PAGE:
A Wider Perspective on Behavior Analysis

by | Nov 1, 2015 | Business & Professional

The field of behavior analysis is quite complex despite its aim for simplicity. As a science, it is sound and proven, which is in contrast to many human services fields. We are talking about observable, measurable phenomena. We are looking at empirical support beyond many other human services fields. What we have as a science is not complete by any means, but it is certainly supported well enough to be accepted as a formal treatment for problem behavior.

Which is concerning. Applied behavior analysis is one of the foremost accepted treatments of problem behavior for individuals diagnosed with Autism Spectrum Disorder. Funding sources through statewide agencies and private insurance are developing programs to fund behavior analysis in clinical, residential, educational, and community settings. It would seem that ABA has hit the big time, as it justifiably should.

However, despite this growing popularity, it would seem that ABA is limited in the public eye. This is made more evident by a recent report through the APBA employment survey, which indicated that most behavior analysts are practicing within treatment settings providing ABA services directly or supervising those who are providing this service. Even the survey itself was limited in outlining the various applications of ABA, with references made to K-12 education, college teaching, treatment settings, and consulting.

Ultimately, while this report was thorough, it signals an important missed opportunity for our field. It would appear, overall, that our focus is limited. We have, in our hands, a science that is applicable across pigeons to people. We have a science that can be applied at a cellular level, in robotics, and countless other fields that have yet to be tapped into. There are some researchers in “fringe” behavior analysis that have done some groundbreaking work, but it would seem that it is not enough.

Psychological practice holds a special place in the public eye despite its stigma. There is regular discussion about mental health, psychological practice, and application. While psychologists regularly appear on public television shows as experts in serious human challenges, behavior analysis has its biggest public breakthrough on Big Bang Theory as a comedy device (which is quite an entertaining segment, as a matter of fact).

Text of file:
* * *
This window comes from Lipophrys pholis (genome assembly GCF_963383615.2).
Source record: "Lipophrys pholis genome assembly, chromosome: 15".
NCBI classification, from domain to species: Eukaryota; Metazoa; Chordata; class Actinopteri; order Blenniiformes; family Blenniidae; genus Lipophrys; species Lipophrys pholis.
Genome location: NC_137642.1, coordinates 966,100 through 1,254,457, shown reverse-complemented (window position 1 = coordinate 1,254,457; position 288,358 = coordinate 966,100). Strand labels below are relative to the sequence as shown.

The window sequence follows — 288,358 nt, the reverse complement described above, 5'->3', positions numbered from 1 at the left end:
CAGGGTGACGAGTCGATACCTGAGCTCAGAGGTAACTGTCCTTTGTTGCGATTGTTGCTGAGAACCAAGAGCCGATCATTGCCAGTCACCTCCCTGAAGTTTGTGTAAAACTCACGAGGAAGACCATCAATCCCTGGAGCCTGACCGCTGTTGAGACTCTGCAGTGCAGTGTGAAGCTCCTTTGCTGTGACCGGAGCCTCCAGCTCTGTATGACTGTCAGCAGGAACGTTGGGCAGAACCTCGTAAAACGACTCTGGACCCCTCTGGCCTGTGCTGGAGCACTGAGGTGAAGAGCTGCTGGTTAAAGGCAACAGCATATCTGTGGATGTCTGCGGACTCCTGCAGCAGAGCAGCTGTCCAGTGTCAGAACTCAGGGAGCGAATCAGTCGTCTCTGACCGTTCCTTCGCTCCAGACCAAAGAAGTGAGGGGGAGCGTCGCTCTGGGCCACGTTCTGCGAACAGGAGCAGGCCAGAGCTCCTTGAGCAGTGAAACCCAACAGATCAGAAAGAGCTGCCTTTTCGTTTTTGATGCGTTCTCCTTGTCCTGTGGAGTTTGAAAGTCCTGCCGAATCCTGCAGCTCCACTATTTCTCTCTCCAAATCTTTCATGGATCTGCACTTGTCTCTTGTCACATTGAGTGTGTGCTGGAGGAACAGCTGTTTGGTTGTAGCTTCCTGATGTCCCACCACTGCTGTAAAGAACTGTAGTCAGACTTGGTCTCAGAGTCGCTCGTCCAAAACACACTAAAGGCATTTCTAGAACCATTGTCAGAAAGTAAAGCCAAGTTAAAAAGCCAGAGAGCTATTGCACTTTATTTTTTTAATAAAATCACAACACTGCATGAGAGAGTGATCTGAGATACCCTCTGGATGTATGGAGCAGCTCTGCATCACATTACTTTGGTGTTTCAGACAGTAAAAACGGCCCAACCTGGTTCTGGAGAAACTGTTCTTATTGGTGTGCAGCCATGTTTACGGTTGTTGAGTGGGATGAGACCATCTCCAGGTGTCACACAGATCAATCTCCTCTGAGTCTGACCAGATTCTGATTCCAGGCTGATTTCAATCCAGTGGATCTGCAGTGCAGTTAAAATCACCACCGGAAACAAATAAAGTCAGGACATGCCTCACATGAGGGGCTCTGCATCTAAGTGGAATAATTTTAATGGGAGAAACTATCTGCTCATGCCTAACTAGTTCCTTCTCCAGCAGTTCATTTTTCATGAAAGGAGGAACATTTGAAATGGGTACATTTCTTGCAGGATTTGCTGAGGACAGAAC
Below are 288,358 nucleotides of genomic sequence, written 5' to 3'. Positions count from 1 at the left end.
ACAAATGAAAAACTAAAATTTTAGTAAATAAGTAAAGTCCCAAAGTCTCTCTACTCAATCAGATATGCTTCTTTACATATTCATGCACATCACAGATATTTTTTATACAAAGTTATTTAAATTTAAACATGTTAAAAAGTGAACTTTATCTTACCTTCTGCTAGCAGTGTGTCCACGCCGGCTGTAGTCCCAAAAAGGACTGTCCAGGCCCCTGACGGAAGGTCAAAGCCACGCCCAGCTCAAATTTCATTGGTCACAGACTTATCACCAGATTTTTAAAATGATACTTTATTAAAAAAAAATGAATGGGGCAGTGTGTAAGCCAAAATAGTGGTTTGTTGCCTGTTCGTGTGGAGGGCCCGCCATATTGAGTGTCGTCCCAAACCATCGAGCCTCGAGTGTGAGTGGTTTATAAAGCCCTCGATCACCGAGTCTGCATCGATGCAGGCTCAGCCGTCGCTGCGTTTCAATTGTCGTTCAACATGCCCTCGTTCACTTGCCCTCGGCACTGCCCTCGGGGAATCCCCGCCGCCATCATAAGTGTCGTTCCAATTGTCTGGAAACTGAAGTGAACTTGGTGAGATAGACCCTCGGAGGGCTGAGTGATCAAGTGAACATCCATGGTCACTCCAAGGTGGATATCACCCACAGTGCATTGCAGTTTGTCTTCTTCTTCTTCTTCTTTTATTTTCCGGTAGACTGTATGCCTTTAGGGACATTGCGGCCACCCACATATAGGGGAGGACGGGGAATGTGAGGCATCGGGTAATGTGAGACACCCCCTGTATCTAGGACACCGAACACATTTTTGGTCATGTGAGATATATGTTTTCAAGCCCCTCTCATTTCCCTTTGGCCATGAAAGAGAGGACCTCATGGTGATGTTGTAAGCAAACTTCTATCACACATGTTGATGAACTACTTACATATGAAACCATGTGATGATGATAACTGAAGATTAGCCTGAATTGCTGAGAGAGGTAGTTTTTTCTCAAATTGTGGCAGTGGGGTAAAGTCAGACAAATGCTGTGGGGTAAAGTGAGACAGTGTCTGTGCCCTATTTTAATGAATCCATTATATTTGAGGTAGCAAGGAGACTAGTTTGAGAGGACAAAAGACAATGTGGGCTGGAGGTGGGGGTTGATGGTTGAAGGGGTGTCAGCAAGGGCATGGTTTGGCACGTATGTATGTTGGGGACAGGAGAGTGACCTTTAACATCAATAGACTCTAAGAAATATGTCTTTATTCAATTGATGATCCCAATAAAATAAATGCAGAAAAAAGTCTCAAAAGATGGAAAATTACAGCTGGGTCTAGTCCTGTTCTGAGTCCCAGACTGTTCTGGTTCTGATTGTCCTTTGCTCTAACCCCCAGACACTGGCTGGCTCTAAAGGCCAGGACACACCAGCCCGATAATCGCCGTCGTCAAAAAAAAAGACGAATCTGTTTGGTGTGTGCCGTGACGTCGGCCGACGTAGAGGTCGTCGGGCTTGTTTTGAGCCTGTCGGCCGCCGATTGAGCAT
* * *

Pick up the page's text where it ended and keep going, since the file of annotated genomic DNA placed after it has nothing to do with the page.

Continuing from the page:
The true point to this discussion is one of expansion and change of perspective. Behavior analysis is an incredibly malleable science in terms of application. Its principles are clear and concise, with consistent foundational science that has been replicated for decades. Please do not misunderstand when I discuss our perspective, however, as applied behavior analysis is important work in regard to Autism and special needs. There is certainly a priority in addressing problem behavior that cannot be trumped. However, larger systems changes can be made with the science we wield, which I would argue should not be ignored.

Patrick Friman often speaks passionately about various applications on our field. I remember attending a talk of his that had to do with spermatology and bringing ABA into the limelight. For me, it wasn’t a discussion about bringing celebrity to behavior analysis, but understanding how incredibly important our field can be in regular medical applications. For instance, behavioral pediatrics is an area that can benefit from behavior analytic practice. Imagine a medical appointment a child enjoyed for once. Or what about artificial intelligence? It is “out there” in terms of behavior analysis, but it is certainly worth investigating further if there is discussion of behavior.

Or, school systems. It is common that many of the individuals we serve in school systems do not have individualized instruction that would best suit their learning needs. Imagine an environment where the learner was operating at their level in all subjects. Imagine how effectively individualized course arrangements could change the way a learner completes school and how fluent they could become in all subjects.

This is achievable, and is happening as you read this. These advances are happening daily, but they are happening minimally because our focus is limited. It is not restricted, nor is it impossible. It is limited by priority and social acceptance. We, as a field, can advocate for the science. We can expand our scope and embed ourselves within all aspects of human and animal behavior, not just problem behavior. With a wider perspective, we have the potential for an impact on a global scale. We have a potential, as a field, we have only truly begun to scratch the surface on, and we are at a crucial point in our time to begin to actively affect the way people behave on a global scale. So, let’s take a moment and expand a bit, shall we?

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